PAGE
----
The Gettysburg Address, only 272 words in length, and yet one of the greatest speeches of all time written by Abraham Lincoln. On the 150th anniversary of the delivery of the Gettysburg Address, I took the challenge to write a similar appeal on something important to me in only 272 words.
Ever had one of those days where absolutely everything goes wrong? You know, a day full of setbacks and roadblocks, enough to make you feel like you just can’t do anything right. That was yesterday for me.
Setback 1: It started early with oatmeal, of all things. I’ve cooked it the same dependable way for years but yesterday it turned out watery for some reason. An attempt to fix the problem then turned my oatmeal into a substance similar to concrete just before it hardens.
Setback 2: After arriving at work, a trip to the restroom and a look in the mirror revealed a stain on my sweater in a color I could not identify, remove or hide. Was the concrete oatmeal to blame?
Roadblock 3: A project I have been conceptualizing, writing and obsessing over for the last two and a half months got shot down, forcing me against my will back to square one. I could see the fireball and smoke for miles in every direction.
Setback 4: While attempting to operate a fire extinguisher in my brain, I forgot a parent teacher conference scheduled immediately after work and was reminded by the frantic “Where are you?” phone call ten minutes before the appointment time.
Roadblock 5: A pounding headache kept me from focusing on the conversation after arriving late to the parent teacher conference.
Obviously, I was in a serious funk and needed some help to get over it. I tried a few strategies, all with varying degrees of success or failure, depending on how you look at it.
Back in April, I posted my thoughts after reading all the moving stories in Chicken Soup for the Soul: Family Caregivers. I specifically mentioned the story “Remembrance” by Wendy Poole as my favorite dementia story, but I wondered why Wendy and her mother shared only six weeks of happiness at the piano with Wendy’s mother singing show tunes while Wendy played for her.
Recently I was delighted to learn the rest of the story from Wendy herself, as she contacted me to answer my question. As it turned out, her mother’s illness had progressed to the point that she needed to be moved to a nursing home. The piano recitals were no longer possible from the new facility, and the therapeutic ritual became another short but sweet memory in Wendy’s Alzheimer’s journey with her mother.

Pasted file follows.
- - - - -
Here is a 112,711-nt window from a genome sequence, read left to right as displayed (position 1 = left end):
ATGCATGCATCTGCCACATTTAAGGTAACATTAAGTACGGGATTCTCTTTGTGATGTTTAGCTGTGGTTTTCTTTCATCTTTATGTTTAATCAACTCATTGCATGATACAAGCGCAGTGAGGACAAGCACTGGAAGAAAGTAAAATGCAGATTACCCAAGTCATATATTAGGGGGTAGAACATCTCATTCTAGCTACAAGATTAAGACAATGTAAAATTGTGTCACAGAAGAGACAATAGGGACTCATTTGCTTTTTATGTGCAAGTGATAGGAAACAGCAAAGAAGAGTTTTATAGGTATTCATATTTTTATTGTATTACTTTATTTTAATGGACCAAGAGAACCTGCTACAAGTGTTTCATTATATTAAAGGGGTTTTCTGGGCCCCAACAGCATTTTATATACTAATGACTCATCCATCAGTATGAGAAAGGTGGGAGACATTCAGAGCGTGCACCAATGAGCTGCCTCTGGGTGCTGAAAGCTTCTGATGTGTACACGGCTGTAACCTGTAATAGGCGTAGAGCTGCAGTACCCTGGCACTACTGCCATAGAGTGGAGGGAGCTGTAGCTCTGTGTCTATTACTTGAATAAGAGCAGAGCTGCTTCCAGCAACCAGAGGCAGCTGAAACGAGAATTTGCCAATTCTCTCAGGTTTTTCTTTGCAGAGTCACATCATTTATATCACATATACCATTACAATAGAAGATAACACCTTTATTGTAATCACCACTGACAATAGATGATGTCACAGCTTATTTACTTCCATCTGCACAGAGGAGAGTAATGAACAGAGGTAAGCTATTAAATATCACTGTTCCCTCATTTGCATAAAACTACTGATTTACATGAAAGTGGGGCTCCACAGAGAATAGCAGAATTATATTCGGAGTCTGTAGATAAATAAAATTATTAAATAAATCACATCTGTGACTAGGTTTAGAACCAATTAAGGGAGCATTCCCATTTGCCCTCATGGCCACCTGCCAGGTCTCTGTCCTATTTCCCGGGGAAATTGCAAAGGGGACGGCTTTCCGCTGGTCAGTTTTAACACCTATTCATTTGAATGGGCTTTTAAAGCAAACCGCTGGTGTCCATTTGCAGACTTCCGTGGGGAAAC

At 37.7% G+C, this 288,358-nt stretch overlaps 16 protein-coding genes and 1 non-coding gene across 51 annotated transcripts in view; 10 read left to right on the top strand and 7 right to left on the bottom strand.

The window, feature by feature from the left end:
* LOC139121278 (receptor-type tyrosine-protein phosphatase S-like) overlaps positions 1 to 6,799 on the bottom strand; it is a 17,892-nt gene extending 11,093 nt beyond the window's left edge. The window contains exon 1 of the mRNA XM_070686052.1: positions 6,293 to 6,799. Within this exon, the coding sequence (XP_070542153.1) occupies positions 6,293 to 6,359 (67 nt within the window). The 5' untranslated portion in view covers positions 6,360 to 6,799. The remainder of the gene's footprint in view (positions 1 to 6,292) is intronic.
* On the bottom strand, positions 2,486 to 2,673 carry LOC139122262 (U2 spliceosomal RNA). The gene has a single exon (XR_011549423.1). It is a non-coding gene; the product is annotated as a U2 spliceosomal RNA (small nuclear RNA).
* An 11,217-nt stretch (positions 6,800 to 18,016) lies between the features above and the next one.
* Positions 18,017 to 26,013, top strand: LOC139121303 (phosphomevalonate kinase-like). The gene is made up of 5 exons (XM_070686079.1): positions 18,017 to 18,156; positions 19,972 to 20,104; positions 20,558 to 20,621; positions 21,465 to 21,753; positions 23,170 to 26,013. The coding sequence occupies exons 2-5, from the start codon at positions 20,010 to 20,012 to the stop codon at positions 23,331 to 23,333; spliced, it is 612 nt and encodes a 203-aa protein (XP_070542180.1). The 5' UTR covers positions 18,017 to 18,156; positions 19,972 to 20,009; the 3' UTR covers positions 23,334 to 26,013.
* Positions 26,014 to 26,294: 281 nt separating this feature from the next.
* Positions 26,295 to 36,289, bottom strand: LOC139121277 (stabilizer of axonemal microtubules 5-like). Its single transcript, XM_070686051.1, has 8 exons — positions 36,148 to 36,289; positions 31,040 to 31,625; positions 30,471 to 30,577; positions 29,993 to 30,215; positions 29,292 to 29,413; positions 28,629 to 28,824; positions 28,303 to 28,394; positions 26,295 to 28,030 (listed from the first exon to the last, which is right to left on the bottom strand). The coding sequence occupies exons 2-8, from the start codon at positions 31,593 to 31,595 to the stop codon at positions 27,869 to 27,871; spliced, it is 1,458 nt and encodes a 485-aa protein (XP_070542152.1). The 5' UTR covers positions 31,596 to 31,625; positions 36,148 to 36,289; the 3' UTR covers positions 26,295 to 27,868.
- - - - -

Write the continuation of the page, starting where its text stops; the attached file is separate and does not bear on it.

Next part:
All dementia caregivers have stories to share, events in the progression of this devastating illness that have changed them profoundly. While these stories are all personal tributes to loved ones, there is a bittersweet commonality between them to which all caregivers can relate. Wendy was kind enough to share another of her stories with me, one she originally submitted to her local newspaper for Alzheimer’s Awareness Month. Thanks to Wendy for filling in the blanks and also allowing me to share her poignant story with others here.
I visit the Illinois State Fair annually for one reason only – concerts – but apparently I am in the minority. Most people attend to gorge themselves on the food. While walking around the fair this year before the start of the Grandstand show, I passed all the familiar food vendors located in the same spots selling the same food to the same people. Same as it ever was, nothing out of the ordinary, just the worst fried food contributing to the poor health and eating habits of Americans for the last century. No big whoop.
Then I walked by the mini donut stand. You know, the same mini donut stand in the same location since the beginning of time, or maybe just the beginning of the state fair. I was shocked to discover something new, a clever marketing ploy to sell more donuts in fact! This year is the first I recall mini donuts being sold in BUCKETS. I was even told these “commemorative” plastic buckets were suitable for keeping and displaying in your home on a shelf, WOW! These “keepsake” plastic buckets hold 48 mini donuts. Yes, I said 48 donuts, obviously because the usual bag of 20 just-out-of-the-grease, burn-your-fingers, deep fried beauties just isn’t enough anymore.
Who could possibly need 48 mini donuts at one time? Then I looked around and saw people everywhere carrying around these BUCKETS of donuts. The marketing ploy had worked. People did feel the need to eat 48 mini donuts at one time. While watching the unflattering views of individuals walking away from me with buckets of mini donuts in hand, I wondered what might come next once the newness of the mini donut bucket wears off.
Bushel of mini donuts?
Wheelbarrow of mini donuts?
Cart of mini donuts?
I guess the mini donut madness will continue as long as state fair visitors are hell bent on total destruction by food consumption. Is this what the future holds for Americans, BUCKETS full of food to go with a GALLON of soda and SUPERSIZED fries?
I just lost my appetite.
A friend loaned me The Thieves of Manhattan by Adam Langer recently and recommended I read it. Knowing I was a writer and aspiring author, this friend felt certain I would enjoy this story. I was at first skeptical; this book did not fall into the categories I devote my limited leisure time to read: classics like The Great Gatsby, Little Women or Wuthering Heights, or narrative nonfiction and self-help books similar to my own genre of writing.
What the heck? I decided to take a break from the norm and give it a try. All I had to lose was a little extra time. As it turned out, my friend knows me pretty well. I truly enjoyed reading The Thieves of Manhattan. It’s an action-packed story about two writers in New York with a history of failure in the publishing industry. Their lives intertwine in a book-writing scam and suddenly they are living the Indiana Jones version of an author’s action/adventure in New York City. The book includes a lot of humorous jabs at the publishing industry and intentionally blurs the lines between fiction and nonfiction writing. By the end, the boundaries between what is real (a memoir) and what is fake (a novel) have been completely overstepped.